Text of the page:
“I think it is getting better,” she countered. It seems to be getting sweeter.”
Then, Maccione, a woman of Italian heritage who speaks in an English accent, asked me what I had for my main.
“It was not easy to decide from your menu, but Paolo suggested to me that Pappardelle was the dish that best represents the restaurant,” I told Maccione. (The menu describes Pappardelle al cinghiale as “fresh egg flat pasta cut into a broad ribbon shape traditionally of Tuscany, served with our family wild boar sauce.”)
Maccione nodded in agreement with Maurizio. “The fennel in that dish cuts the wild boar ragu, which can sometimes have a gamey flavor,” she explained.
“If you say so,” I said to her, “but I can also tell you those pappardelle noodles tasted like candy.”
Maurizio poured me a glass of wine when he could see that the stylish Maccione and I were going to sit and spend a little time catching up on this and that.
“Grazie mille,” I said.
“You will see most of the waiters who work here are old-school Italian. Service like you would see in the 1960’s and ‘70’s. I love that kind of waiting. You feel like you are in Italy,” she noted.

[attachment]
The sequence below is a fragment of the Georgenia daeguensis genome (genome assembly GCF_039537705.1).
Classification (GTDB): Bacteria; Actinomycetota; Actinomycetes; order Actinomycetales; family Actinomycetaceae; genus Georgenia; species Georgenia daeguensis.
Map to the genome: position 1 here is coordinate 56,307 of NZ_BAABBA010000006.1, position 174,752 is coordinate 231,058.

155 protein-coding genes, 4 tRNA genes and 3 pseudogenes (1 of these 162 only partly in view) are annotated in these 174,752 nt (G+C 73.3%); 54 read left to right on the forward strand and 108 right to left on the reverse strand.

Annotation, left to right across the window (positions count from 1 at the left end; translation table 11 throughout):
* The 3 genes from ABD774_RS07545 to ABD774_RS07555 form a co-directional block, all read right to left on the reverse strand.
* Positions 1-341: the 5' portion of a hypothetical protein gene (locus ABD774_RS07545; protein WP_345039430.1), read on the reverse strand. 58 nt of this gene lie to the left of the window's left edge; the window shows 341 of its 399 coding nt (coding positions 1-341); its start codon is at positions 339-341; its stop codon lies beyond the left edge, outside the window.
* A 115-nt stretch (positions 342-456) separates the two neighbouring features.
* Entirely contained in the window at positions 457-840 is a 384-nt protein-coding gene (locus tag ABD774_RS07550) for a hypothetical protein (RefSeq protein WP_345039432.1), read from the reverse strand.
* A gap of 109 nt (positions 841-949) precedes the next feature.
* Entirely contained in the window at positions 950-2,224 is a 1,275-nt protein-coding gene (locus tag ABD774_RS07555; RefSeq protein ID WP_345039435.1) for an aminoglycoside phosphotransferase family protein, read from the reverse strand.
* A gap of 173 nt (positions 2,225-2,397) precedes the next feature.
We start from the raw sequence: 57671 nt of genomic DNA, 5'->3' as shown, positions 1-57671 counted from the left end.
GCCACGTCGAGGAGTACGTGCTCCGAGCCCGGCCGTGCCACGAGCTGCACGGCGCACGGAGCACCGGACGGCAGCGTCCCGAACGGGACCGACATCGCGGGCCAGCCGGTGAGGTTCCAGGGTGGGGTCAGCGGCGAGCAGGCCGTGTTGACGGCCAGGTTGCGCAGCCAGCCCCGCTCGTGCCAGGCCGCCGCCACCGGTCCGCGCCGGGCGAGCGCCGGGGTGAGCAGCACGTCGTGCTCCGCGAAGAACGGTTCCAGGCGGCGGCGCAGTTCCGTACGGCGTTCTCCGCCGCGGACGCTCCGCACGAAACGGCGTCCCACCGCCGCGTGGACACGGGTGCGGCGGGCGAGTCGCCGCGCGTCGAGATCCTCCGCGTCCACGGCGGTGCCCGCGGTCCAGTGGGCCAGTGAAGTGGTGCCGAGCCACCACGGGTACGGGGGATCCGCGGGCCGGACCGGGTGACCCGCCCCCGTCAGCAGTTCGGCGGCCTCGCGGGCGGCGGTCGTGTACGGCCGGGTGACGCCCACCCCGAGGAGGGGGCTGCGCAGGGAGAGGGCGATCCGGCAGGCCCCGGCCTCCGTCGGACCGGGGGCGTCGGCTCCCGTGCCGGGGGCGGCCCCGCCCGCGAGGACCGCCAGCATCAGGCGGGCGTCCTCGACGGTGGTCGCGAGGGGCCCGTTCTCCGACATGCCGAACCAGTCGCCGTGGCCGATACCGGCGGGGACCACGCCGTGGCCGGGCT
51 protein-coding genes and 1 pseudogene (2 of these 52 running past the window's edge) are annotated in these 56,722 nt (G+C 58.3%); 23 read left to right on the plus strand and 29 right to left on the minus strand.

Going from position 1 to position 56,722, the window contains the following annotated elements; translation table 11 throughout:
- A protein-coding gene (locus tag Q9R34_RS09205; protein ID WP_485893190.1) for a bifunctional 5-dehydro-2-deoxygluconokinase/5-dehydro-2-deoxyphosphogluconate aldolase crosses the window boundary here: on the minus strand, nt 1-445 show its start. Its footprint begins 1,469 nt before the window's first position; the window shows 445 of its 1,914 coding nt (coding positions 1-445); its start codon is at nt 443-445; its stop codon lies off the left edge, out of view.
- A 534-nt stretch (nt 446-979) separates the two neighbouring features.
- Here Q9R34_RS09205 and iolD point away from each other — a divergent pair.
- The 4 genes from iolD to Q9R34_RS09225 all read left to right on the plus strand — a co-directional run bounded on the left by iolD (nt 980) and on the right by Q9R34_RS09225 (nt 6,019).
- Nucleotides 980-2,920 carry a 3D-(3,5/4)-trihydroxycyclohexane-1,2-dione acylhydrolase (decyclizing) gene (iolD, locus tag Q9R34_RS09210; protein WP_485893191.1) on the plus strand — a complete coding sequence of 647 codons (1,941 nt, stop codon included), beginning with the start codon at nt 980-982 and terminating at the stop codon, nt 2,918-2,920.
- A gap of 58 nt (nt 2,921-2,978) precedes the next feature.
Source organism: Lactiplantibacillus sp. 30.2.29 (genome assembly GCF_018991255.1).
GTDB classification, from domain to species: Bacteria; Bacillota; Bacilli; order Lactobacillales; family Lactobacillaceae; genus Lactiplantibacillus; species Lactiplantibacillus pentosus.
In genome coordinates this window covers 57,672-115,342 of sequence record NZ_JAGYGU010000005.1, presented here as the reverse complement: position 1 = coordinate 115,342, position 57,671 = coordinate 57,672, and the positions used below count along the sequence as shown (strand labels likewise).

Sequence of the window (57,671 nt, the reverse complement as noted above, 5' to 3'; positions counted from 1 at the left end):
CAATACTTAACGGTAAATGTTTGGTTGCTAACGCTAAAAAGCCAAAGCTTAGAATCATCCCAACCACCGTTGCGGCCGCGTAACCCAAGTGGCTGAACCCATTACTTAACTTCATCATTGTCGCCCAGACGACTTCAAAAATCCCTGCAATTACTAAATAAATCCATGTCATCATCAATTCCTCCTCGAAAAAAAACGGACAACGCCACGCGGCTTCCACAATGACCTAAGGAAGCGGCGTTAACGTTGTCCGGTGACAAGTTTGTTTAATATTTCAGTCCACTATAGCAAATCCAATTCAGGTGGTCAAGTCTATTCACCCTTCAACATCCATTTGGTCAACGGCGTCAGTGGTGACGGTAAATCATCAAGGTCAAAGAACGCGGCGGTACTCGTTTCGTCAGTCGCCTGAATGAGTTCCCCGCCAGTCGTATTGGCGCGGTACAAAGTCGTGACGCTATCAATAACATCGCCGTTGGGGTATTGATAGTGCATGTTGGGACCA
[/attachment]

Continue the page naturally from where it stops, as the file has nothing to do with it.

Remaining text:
Maccione told me of her plans for a La Famiglia 50th anniversary party. However, while we talked, she could not help but keep a keen eye, through her spectacles, on the restaurant. And I could not help but share my admiration and appreciation with her.
“Your restaurant is so crisp and clean and elegant.”
“People tell me the atmosphere here is different than any restaurant. I would like it if they said it was the food, but they say the atmosphere,” Maccione admitted. “One of my regulars, who is in his 30’s, was brought here by his grandfather. He held his wedding reception here, and now he has a son of his own, so it is four generations coming here. And we also get people who have been twice in their lives, but they feel like regulars.”
La Famiglia is her father’s last in a series of successful, high-profile London restaurants and clubs (he served Sinatra). Marietta Maccione is in lock-step with her father’s experience and vision.
“He was larger than life—a character. Everyone loved and respected him. He was born in Tuscany, in Vinci, where Leonardo DaVinci was born. My grandfather was a farmer,” she explained. “When my father moved to London, he was part of a group of restauranteurs called the ‘Italian Pioneers of Food’ for the U.K. When he passed away, The Telegraph and Times and national newspapers carried his obituary. I was not expecting that.”
Alvaro Maccione was obviously very high-profile, and Mariatta told me when he was at the restaurant he liked being in the front of the house. “But he also loved cooking, even at home. My mom does not even know how to cook. She was his kitchen porter,” she laughed lovingly.